The asset-heavy line of the business is also labor intensive. Truckers are expensive, and there is currently a shortage of them. Labor costs represent 51.9% of revenues.

My Take

ArcBest operates in a tough business but maintains decent cash flow generation and a stable financial position, with a debt/equity ratio of 42%, compared to 99% for the industry.

The stock is down 47% over the last 52 weeks, and it is due to the usual suspects. The market is worried about a recession, and that would significantly reduce freight throughout the US. The trade war and tariff worries are also weighing the stock down.

LTL is a brutal business, but it is a growing one. I think it is likely to grow more as e-commerce and total freight expands throughout the United States. Customers are ordering large goods online. As people order things like couches online, the demand for LTL services will grow. Trucking is also something that grows organically with the economy, as you can see from the below truck tonnage data from FRED.

trucktonnage

Meanwhile, ArcBest’s asset-light businesses (Fleet Net, Panther Logistics, ABF Logistics) are good businesses and are growing significantly. In 2013, these divisions produced $571 million in revenue. This has grown to $971 million in 2018. These businesses use technological solutions to help their clients navigate complex supply chains.

ArcBest has a high degree of financial quality. The debt/equity ratio is only 42%. The Altman Z-Score is 3.34, implying a low probability of bankruptcy and a permanent loss of capital. The F-Score is a solid 6. ArcBest also maintains a large cash stockpile, currently at $9.60 share, representing 37% of the current market capitalization. I suspect ArcBest keeps such a significant cash position because they contribute to a multiemployer pension plan for current and former employees. This can result in payments outside of expectations, which is why ArcBest likely stays on the safe side and maintains a significant amount of cash.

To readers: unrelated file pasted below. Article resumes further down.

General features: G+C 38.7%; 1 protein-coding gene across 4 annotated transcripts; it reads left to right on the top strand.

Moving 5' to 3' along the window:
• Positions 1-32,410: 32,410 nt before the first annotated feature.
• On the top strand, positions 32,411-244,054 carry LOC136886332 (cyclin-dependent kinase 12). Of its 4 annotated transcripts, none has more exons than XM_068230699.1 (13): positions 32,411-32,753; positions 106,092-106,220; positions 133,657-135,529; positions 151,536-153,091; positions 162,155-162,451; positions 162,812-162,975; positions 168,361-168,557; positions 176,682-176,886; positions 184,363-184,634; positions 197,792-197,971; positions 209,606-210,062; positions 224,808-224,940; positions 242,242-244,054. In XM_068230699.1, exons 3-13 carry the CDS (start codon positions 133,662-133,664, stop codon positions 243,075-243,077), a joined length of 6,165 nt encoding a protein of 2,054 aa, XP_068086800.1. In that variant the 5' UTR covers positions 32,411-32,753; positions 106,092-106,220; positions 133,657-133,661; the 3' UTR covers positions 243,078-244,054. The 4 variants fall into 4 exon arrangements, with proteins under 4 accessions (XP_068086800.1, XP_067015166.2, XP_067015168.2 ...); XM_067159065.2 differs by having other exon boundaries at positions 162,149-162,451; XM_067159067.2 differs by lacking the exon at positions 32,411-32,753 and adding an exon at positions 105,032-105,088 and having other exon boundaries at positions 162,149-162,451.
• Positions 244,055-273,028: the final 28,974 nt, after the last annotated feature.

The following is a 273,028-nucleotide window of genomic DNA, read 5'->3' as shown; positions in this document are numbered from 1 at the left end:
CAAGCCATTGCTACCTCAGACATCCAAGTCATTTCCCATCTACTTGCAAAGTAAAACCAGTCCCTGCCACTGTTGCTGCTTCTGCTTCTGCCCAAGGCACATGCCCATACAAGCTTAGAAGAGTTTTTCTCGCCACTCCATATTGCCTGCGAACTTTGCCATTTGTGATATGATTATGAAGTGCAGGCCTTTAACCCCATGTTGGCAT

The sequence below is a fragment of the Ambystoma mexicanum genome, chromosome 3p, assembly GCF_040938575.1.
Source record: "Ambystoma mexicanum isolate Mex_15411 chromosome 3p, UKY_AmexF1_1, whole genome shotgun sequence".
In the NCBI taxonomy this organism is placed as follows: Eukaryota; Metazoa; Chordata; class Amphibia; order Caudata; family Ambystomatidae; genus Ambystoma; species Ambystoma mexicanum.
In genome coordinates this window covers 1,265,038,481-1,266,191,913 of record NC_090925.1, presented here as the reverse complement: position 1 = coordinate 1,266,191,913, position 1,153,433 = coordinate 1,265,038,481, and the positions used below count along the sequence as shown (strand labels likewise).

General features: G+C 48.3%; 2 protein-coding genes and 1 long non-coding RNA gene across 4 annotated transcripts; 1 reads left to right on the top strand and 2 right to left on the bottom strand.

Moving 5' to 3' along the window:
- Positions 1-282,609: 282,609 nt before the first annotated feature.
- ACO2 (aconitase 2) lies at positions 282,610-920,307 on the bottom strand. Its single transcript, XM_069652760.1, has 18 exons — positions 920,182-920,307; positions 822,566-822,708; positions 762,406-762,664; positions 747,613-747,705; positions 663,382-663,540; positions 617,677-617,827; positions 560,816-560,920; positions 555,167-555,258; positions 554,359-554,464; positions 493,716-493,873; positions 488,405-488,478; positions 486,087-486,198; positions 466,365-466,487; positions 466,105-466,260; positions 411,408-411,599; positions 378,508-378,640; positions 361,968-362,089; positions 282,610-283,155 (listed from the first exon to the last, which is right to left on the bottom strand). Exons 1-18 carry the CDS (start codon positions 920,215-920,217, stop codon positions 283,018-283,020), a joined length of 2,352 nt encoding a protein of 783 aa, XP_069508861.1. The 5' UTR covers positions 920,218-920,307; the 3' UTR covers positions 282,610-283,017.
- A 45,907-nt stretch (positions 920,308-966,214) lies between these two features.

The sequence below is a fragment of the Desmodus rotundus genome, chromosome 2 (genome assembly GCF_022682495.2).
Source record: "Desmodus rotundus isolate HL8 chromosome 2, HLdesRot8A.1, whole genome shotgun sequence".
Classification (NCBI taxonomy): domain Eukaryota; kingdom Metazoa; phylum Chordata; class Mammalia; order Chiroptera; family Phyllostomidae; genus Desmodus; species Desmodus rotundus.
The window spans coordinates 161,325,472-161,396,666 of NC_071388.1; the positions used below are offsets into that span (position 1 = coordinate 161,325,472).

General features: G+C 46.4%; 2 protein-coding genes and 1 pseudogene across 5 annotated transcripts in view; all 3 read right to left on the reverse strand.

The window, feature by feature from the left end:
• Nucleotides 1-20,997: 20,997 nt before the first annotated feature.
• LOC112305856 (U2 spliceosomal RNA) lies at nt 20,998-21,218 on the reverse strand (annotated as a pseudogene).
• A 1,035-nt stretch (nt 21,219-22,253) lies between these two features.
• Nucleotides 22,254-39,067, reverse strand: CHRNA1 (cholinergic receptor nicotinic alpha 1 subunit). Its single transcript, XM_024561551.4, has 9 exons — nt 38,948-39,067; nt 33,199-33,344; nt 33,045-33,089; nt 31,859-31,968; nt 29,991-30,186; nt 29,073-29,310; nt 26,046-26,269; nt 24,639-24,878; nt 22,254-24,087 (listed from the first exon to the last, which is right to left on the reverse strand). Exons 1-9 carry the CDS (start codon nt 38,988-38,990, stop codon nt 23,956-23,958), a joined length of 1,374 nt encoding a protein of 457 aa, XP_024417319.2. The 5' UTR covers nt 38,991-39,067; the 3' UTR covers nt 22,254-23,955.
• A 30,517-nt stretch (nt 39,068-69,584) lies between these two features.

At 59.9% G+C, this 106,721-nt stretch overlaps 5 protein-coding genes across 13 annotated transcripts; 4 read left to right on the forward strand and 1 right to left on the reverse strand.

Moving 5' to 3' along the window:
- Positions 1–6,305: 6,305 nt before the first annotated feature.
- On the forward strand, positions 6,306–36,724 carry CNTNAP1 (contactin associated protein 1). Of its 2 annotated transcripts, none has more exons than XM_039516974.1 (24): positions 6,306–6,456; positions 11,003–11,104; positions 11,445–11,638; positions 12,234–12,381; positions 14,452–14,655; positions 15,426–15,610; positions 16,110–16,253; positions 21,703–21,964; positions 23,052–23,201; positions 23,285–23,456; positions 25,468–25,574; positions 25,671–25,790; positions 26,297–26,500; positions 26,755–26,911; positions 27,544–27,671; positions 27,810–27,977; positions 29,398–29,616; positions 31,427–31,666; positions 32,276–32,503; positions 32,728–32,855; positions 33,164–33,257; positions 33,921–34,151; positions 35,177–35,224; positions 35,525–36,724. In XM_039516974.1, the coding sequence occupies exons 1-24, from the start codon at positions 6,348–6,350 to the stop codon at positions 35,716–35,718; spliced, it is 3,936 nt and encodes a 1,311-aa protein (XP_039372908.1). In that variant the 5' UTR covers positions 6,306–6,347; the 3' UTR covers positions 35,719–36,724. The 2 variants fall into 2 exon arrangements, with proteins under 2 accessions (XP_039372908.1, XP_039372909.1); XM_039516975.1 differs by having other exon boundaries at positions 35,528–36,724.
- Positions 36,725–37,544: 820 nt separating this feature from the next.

The current P/E of 11 compares to an industry average of 16. On a price/sales basis, Arcbest currently trades at 22% of revenue, compared to an industry average of 99%. The stock currently trades at 4x cash flow. The EV/EBIT multiple is currently 5.23x, compared to a 5-year average of 14.57. As recently as 2018, the company traded at 10x EV/EBIT, which seems right for a company of this kind.

ArcBest certainly faces some uncertainty, but I think it is currently mispriced by the market and it is in a strong financial position which makes up for the tough business it is engaged in. They are also growing their asset-light division, which ought to improve returns on capital over the long run.

PLEASE NOTE: The information provided on this site is not financial advice and it is for informational and discussion purposes only. Do your own homework. Full disclosure: my current holdings.  Read the full disclaimer.

Miller Industries (MLR)

tow

Key Statistics

Enterprise Value = $326.36 million

Operating Income = $47.34 million

EV/Operating Income = 6.89x

Price/Revenue = .42x

Earnings Yield = 11%

Debt/Equity = 14%

The Company

Miller Industries manufacturers towing and recovery equipment. They maintain multiple brands operating in three segments: (1) Wreckers – These are used to tow cars and trucks from car accidents. They make a variety of wreckers, including one-off tow trucks and more heavy-duty equipment. (2) Car carriers – These are flatbed vehicles with hydraulic tilts (an example is pictured in the stock photo). (3) Transport trailers – These are the vehicles you typically see on the highway stacked up with cars usually transporting new cars to an auto dealership.